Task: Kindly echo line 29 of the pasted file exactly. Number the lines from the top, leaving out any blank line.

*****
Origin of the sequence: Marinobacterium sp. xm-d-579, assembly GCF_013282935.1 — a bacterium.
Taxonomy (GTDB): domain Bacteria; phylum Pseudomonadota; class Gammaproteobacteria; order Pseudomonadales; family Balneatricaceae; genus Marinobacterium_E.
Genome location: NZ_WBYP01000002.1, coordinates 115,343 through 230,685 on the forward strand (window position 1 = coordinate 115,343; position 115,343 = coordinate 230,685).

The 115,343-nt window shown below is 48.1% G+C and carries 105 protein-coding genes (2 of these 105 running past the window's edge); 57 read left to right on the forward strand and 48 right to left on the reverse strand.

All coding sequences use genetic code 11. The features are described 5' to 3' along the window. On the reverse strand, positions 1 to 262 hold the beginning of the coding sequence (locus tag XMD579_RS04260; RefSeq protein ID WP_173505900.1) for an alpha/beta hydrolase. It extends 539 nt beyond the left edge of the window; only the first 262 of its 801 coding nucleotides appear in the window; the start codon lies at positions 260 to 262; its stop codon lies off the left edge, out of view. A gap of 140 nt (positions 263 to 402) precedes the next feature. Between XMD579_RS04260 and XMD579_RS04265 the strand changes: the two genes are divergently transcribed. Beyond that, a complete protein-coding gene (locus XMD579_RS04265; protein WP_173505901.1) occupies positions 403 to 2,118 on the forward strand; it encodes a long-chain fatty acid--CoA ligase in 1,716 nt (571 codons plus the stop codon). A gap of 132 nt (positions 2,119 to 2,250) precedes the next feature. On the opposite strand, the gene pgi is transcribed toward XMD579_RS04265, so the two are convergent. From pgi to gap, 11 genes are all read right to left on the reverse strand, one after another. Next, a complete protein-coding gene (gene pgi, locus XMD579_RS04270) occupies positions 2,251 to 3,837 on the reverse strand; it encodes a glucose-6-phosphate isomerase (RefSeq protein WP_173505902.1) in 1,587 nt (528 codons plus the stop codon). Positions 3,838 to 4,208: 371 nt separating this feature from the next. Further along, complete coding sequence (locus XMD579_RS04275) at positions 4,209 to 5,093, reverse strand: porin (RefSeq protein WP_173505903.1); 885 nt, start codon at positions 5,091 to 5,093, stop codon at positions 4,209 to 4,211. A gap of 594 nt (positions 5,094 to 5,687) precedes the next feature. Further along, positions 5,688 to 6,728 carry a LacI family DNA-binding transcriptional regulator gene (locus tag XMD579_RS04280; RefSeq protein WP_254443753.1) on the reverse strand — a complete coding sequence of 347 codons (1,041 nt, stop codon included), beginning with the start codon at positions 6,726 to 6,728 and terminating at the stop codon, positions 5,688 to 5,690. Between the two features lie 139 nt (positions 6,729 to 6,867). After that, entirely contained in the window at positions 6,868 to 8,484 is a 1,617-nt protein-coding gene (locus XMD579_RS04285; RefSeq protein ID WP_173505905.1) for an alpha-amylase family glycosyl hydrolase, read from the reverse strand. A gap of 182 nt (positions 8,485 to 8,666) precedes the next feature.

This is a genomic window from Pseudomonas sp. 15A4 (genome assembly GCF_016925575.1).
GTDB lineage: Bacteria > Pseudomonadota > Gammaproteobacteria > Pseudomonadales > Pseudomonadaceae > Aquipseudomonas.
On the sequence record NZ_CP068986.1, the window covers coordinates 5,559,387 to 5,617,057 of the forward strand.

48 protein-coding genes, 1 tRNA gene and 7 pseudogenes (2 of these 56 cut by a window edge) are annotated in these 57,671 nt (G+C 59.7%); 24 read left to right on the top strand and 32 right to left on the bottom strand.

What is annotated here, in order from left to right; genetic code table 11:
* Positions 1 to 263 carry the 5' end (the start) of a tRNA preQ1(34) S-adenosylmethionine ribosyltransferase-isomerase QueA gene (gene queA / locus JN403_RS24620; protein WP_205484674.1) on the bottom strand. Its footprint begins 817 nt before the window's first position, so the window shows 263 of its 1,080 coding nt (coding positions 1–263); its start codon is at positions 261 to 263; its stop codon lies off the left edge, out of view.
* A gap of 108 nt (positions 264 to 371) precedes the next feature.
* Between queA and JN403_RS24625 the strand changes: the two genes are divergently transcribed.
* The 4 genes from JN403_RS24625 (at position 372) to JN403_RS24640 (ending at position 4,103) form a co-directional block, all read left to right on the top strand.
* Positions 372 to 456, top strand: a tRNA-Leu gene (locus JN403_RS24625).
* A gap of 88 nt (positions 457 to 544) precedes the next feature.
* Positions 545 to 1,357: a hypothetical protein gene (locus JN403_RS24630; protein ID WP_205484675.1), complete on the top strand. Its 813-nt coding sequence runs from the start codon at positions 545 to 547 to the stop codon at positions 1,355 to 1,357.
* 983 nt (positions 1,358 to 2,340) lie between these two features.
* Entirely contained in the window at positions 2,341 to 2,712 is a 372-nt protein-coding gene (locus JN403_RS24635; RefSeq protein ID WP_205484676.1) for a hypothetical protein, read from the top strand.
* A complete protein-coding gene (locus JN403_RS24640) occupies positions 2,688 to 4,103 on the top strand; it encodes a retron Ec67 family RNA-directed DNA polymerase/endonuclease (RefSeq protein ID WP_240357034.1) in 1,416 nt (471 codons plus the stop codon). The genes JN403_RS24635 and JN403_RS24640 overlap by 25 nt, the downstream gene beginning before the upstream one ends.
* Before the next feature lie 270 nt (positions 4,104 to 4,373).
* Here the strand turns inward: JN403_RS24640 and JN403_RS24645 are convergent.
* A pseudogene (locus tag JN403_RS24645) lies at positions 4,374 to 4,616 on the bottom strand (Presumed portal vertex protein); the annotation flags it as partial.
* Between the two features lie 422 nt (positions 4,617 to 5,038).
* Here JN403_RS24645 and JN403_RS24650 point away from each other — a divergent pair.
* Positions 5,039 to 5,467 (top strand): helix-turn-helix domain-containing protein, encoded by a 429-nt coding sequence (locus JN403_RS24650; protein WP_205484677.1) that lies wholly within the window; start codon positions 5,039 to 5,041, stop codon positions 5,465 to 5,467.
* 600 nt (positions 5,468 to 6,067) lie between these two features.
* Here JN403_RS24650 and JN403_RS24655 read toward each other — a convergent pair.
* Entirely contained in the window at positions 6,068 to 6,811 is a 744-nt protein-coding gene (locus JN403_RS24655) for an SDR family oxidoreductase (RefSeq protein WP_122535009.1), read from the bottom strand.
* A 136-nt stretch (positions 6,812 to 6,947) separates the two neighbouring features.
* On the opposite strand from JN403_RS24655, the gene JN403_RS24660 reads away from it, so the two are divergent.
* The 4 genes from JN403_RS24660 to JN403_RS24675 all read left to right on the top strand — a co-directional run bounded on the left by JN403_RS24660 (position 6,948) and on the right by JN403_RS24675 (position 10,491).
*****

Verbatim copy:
* Entirely contained in the window at positions 6,068 to 6,811 is a 744-nt protein-coding gene (locus JN403_RS24655) for an SDR family oxidoreductase (RefSeq protein WP_122535009.1), read from the bottom strand.